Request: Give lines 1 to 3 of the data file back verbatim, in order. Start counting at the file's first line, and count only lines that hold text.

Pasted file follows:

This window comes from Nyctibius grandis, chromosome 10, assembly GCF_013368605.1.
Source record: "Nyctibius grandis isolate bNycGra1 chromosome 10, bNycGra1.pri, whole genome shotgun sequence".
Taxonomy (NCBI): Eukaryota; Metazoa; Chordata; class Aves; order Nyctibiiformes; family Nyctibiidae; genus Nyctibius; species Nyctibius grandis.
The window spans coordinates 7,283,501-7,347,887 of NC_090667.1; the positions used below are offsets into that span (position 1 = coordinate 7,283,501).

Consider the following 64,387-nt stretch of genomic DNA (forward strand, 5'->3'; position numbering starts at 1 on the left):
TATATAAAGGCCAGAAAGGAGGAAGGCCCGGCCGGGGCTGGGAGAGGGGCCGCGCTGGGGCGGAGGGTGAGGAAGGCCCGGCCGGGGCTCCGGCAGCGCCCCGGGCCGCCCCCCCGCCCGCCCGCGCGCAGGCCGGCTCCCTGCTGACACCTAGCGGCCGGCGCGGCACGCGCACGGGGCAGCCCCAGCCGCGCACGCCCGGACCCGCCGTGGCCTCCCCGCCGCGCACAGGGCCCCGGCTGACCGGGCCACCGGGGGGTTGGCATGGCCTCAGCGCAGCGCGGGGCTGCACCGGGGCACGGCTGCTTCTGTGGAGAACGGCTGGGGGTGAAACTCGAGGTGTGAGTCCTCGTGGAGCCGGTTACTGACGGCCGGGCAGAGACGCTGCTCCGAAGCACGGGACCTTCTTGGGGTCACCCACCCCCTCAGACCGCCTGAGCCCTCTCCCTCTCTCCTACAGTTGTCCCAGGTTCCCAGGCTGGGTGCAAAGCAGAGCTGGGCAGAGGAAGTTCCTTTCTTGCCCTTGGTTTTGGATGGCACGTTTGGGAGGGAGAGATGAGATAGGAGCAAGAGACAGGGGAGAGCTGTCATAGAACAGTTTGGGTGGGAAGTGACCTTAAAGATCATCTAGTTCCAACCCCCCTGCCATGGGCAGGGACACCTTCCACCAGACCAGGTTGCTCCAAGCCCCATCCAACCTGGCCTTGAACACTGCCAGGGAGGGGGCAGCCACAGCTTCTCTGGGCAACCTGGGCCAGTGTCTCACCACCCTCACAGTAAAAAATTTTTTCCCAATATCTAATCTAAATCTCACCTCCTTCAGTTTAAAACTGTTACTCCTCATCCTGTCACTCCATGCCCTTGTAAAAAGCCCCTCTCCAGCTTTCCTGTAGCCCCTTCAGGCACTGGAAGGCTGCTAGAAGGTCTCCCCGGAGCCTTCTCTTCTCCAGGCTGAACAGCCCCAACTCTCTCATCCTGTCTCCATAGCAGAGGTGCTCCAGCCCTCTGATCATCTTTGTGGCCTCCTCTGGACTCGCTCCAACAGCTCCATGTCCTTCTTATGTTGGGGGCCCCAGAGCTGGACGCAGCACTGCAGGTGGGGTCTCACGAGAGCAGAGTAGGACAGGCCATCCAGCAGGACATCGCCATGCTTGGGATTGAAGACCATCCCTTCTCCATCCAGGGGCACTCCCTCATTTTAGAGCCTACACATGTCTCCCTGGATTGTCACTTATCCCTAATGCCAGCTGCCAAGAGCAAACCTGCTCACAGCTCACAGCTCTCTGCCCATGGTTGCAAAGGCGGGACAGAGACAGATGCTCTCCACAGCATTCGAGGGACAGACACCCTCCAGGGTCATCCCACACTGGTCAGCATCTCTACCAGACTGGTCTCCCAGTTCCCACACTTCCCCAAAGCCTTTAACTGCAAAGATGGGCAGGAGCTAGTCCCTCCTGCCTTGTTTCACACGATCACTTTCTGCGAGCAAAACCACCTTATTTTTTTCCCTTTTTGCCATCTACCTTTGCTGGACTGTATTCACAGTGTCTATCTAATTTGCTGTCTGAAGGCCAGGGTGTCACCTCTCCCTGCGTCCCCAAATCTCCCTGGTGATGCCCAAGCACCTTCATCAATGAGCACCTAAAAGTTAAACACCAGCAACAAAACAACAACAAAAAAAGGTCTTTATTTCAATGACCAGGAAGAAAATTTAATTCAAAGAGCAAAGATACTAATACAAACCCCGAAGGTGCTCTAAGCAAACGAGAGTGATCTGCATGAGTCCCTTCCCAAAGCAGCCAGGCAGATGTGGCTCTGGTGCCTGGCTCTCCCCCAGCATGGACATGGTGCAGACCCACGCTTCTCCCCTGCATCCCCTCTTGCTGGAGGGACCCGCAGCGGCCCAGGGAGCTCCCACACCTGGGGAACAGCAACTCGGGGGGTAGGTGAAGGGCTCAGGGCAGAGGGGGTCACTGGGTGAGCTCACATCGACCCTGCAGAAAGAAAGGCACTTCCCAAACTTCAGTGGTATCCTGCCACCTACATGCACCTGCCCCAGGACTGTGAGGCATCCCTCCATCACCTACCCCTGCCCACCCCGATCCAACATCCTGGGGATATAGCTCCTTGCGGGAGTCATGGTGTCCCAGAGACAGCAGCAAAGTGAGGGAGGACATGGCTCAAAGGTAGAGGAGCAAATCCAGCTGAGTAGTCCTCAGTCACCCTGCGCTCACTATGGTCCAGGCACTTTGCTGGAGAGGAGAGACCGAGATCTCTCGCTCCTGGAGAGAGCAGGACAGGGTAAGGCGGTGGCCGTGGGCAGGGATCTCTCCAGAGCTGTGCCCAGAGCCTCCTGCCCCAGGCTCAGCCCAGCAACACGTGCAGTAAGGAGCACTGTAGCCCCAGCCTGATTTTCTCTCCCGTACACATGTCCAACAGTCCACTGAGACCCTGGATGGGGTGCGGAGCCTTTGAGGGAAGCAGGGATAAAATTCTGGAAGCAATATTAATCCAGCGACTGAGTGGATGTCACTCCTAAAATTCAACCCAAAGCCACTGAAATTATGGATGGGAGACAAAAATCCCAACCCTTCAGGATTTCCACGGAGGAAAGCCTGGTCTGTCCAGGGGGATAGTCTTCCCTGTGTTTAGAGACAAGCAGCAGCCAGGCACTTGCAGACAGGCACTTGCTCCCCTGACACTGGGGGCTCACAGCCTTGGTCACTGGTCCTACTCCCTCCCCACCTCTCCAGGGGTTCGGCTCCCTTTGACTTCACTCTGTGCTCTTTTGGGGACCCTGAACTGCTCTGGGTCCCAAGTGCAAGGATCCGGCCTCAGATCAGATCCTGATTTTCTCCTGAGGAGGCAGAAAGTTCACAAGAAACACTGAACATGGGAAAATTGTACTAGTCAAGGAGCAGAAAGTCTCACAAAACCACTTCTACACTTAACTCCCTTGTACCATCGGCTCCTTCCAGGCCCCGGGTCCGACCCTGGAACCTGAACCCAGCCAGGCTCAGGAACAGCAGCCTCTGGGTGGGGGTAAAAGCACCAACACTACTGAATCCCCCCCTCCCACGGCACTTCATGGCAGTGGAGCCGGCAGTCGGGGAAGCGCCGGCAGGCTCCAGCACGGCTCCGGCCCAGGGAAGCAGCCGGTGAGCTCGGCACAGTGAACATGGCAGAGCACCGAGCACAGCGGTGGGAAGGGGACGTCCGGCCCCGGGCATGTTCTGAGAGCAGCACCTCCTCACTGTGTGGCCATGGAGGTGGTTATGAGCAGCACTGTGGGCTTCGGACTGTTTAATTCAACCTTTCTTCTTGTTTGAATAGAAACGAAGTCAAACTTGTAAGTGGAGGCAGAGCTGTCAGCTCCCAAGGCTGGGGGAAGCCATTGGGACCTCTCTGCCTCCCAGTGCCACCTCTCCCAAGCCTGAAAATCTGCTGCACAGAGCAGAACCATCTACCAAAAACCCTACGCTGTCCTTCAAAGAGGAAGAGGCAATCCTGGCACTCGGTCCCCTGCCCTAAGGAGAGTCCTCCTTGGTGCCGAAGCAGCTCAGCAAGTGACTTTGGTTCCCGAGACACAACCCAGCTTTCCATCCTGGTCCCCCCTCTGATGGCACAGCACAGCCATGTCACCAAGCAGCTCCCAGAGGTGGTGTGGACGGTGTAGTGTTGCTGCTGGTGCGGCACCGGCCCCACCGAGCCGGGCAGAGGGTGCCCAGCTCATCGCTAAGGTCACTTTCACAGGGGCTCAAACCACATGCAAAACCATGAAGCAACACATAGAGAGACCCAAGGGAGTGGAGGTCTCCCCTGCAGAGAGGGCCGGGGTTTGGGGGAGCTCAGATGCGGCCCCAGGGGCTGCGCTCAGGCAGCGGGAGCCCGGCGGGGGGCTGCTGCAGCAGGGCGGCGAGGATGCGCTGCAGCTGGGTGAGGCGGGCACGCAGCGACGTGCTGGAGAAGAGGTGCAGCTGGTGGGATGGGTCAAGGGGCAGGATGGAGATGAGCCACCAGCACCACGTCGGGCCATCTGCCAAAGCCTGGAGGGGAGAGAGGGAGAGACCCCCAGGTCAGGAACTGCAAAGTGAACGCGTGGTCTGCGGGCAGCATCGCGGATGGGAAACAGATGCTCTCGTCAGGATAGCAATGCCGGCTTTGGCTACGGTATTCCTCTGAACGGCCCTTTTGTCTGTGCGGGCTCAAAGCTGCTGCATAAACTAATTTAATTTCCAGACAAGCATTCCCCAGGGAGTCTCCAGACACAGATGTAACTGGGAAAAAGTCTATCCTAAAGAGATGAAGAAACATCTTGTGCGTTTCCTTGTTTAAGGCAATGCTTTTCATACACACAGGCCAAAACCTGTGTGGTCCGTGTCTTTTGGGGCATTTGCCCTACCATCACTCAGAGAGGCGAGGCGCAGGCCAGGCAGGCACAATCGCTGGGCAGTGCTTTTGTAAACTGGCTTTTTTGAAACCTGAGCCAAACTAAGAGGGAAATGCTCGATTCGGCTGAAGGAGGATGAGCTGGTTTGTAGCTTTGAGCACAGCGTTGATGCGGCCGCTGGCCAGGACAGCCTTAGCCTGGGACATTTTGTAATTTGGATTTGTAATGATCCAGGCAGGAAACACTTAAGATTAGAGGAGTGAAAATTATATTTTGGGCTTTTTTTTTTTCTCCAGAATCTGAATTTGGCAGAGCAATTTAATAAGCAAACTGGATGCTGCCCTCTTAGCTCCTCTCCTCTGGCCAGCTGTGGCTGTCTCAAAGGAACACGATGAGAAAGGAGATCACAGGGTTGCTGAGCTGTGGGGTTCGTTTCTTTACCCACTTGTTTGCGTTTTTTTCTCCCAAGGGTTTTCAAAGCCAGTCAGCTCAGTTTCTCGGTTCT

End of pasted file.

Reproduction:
This window comes from Nyctibius grandis, chromosome 10, assembly GCF_013368605.1.
Source record: "Nyctibius grandis isolate bNycGra1 chromosome 10, bNycGra1.pri, whole genome shotgun sequence".
Taxonomy (NCBI): Eukaryota; Metazoa; Chordata; class Aves; order Nyctibiiformes; family Nyctibiidae; genus Nyctibius; species Nyctibius grandis.